Coffee in the backcountry is as important as a warm sleeping bag and comfortable boots. But it’s almost never as simple to make at camp as it is at home, and methods are limitless. Can’t decide the best way to brew your precious bean water in the backcountry? Or are you hoping to create a good batch of coffee for your friends while car camping? We’ve compiled a list of the best ways to make coffee outdoors, from the strong single serve options to the I-only-have-coffee-grounds method so you can enjoy your cup o’ joe with a side of fresh air, no matter what equipment you have on you.

Before deciding which method to brew, consider the following things:

  • Group size: Are you making coffee just for yourself or brewing a bunch for a whole group?
  • Cleanup and trash: What do you have access to for cleaning up, and what are you going to do with trash? These answers are different if you’re car camping versus making coffee on a long backpacking trip.
  • Size and weight: Similarly, different systems have different sizes and weights and might be better for backpacking versus car camping. 
  • Time: How long do you have to make your coffee?

Using anything from a clunky camping pot to a GSI kettle or an MSR pot works great for boiling water. But you can also go more lightweight with  aJetboil or a Whisperlight to get your H2O ready to go for your beans. For those coffee consumers who are picky about fresh grounds, BYO grinder! The half-pound GSI Java Mill is a must-have in the backcountry. If you’re more about convenience, pre-ground coffee beans are a great option. Also, bringing your coffee on the go in an insulated tightly-capped mug is a game changer.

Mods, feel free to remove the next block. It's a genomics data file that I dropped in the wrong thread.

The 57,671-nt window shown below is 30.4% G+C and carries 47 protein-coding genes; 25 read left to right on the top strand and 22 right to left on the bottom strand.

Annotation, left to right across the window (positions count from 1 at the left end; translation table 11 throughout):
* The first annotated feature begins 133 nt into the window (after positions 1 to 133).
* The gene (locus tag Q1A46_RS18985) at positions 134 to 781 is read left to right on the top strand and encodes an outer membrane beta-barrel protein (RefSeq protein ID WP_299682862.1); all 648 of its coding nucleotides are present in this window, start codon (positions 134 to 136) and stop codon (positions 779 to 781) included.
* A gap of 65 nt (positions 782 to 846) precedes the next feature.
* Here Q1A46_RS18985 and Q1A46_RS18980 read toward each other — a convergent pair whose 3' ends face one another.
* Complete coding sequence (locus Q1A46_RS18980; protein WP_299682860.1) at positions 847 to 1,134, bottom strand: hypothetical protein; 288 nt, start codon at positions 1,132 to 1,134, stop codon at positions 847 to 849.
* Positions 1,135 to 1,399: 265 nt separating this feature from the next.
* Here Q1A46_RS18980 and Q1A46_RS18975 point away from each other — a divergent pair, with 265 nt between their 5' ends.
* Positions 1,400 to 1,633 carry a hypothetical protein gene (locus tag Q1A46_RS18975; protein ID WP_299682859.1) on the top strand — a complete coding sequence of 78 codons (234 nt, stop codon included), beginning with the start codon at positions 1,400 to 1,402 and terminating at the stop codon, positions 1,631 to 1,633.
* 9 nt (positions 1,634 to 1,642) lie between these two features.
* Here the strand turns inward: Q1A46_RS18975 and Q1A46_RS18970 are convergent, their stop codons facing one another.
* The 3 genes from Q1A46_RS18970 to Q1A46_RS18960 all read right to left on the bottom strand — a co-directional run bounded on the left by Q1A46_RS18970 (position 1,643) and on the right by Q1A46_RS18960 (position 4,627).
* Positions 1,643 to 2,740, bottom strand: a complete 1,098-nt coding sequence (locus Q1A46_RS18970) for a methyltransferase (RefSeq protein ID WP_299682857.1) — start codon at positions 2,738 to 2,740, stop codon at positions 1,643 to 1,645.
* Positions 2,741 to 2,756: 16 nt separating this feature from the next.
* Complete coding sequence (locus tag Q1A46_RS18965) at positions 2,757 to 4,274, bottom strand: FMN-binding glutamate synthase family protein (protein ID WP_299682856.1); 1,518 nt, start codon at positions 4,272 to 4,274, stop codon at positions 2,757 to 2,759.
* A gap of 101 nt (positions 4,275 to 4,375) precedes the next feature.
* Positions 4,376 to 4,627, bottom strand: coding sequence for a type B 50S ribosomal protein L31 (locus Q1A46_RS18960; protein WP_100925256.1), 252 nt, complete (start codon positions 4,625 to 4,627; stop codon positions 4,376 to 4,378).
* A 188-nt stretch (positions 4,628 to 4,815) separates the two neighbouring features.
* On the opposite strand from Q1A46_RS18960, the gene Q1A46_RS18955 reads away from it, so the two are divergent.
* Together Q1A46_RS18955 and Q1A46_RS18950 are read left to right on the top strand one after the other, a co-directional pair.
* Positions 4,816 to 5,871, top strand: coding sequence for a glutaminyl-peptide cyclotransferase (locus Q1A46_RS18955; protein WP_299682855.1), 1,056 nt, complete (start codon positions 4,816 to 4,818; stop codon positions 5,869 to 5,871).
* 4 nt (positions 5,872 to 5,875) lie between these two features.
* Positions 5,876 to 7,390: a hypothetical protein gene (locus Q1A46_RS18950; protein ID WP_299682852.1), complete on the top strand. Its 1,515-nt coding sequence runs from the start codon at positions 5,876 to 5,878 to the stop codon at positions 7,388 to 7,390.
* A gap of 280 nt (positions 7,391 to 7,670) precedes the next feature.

1. Instant Coffee

The fastest, most lightweight coffee option lies within a tiny 1/10th of an ounce packet like the ones Alpine Start makes. Throw it in your pocket and fill a to-go mug with boiling water and you’ve got a recipe for caffeinated success. There’s minimal waste with each single-use pack, which makes it easy for backcountry use and packing out, and is a great grab-and-go option for alpine starts. This is not for the coffee snobs, however. Flavor is definitely compromised with this dissolvable option, but for convenience sake? Some days any caffeine is better than none! 

2. The All-In-One Mug

For the rush-out-the-door outdoorist, all-in-one mugs like the GSI Commuter Java Press are just the ticket. The luxury of having an individual French press within an insulated container keeps your coffee system dialed no matter what the day has in store for you. Plus, cleaning after downing your coffee is just a quick dump-and-rinse procedure that allows you to start brewing that second cup within minutes.

Credit: Lauren Danilek

3. Pour Over

For the dedicated coffee drinker who wants an easy clean up, your best option might be a pour over like the Sea to Summit Coffee Dripper or EUREKA Camp Coffee Brewer Kit. You can use coffee grounds you love and get the best flavor out of them too! Pour over options are one of the best cost-per-use options, especially when investing in a reusable nylon java filter or a durable metal mesh dripper. The meditative process of slowly pouring water into fresh coffee grounds, taking in the aromas of the roast and the nature surrounding them, and taking in that first sip is the coffee connoisseur’s dream. Systems ranging from lightweight grinders and kettles, to heavier ceramic drippers are at your disposal. The downside for backpackers? You’ve gotta find a way to pack in those coffee grounds and hope they don’t spill—and then pack the wet ones back out again.